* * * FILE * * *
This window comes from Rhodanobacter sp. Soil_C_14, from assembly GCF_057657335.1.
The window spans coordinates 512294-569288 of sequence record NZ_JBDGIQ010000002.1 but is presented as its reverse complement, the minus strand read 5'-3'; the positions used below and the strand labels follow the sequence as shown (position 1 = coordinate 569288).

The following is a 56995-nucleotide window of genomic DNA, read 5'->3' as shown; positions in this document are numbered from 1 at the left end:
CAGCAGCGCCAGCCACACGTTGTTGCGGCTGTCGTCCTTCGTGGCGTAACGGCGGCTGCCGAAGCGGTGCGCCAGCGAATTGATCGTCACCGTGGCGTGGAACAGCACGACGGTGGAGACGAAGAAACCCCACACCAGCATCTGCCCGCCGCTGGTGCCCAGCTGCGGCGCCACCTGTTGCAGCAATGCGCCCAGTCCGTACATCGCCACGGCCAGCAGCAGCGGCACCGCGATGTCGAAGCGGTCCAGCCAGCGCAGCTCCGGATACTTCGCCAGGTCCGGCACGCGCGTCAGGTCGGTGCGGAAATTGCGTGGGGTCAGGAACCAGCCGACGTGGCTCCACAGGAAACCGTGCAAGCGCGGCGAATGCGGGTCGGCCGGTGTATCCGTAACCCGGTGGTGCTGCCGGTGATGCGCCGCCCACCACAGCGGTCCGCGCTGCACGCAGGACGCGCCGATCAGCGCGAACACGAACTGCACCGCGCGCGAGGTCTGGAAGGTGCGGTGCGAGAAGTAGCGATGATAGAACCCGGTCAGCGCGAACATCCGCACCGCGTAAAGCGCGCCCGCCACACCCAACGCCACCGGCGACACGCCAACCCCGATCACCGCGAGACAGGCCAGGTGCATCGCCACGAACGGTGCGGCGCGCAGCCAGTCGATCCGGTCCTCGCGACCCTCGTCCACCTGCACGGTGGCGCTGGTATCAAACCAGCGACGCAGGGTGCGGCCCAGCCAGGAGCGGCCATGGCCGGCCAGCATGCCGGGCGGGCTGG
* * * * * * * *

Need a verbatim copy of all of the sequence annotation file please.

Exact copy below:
This window comes from Rhodanobacter sp. Soil_C_14, from assembly GCF_057657335.1.
The window spans coordinates 512294-569288 of sequence record NZ_JBDGIQ010000002.1 but is presented as its reverse complement, the minus strand read 5'-3'; the positions used below and the strand labels follow the sequence as shown (position 1 = coordinate 569288).

The following is a 56995-nucleotide window of genomic DNA, read 5'->3' as shown; positions in this document are numbered from 1 at the left end:
CAGCAGCGCCAGCCACACGTTGTTGCGGCTGTCGTCCTTCGTGGCGTAACGGCGGCTGCCGAAGCGGTGCGCCAGCGAATTGATCGTCACCGTGGCGTGGAACAGCACGACGGTGGAGACGAAGAAACCCCACACCAGCATCTGCCCGCCGCTGGTGCCCAGCTGCGGCGCCACCTGTTGCAGCAATGCGCCCAGTCCGTACATCGCCACGGCCAGCAGCAGCGGCACCGCGATGTCGAAGCGGTCCAGCCAGCGCAGCTCCGGATACTTCGCCAGGTCCGGCACGCGCGTCAGGTCGGTGCGGAAATTGCGTGGGGTCAGGAACCAGCCGACGTGGCTCCACAGGAAACCGTGCAAGCGCGGCGAATGCGGGTCGGCCGGTGTATCCGTAACCCGGTGGTGCTGCCGGTGATGCGCCGCCCACCACAGCGGTCCGCGCTGCACGCAGGACGCGCCGATCAGCGCGAACACGAACTGCACCGCGCGCGAGGTCTGGAAGGTGCGGTGCGAGAAGTAGCGATGATAGAACCCGGTCAGCGCGAACATCCGCACCGCGTAAAGCGCGCCCGCCACACCCAACGCCACCGGCGACACGCCAACCCCGATCACCGCGAGACAGGCCAGGTGCATCGCCACGAACGGTGCGGCGCGCAGCCAGTCGATCCGGTCCTCGCGACCCTCGTCCACCTGCACGGTGGCGCTGGTATCAAACCAGCGACGCAGGGTGCGGCCCAGCCAGGAGCGGCCATGGCCGGCCAGCATGCCGGGCGGGCTGG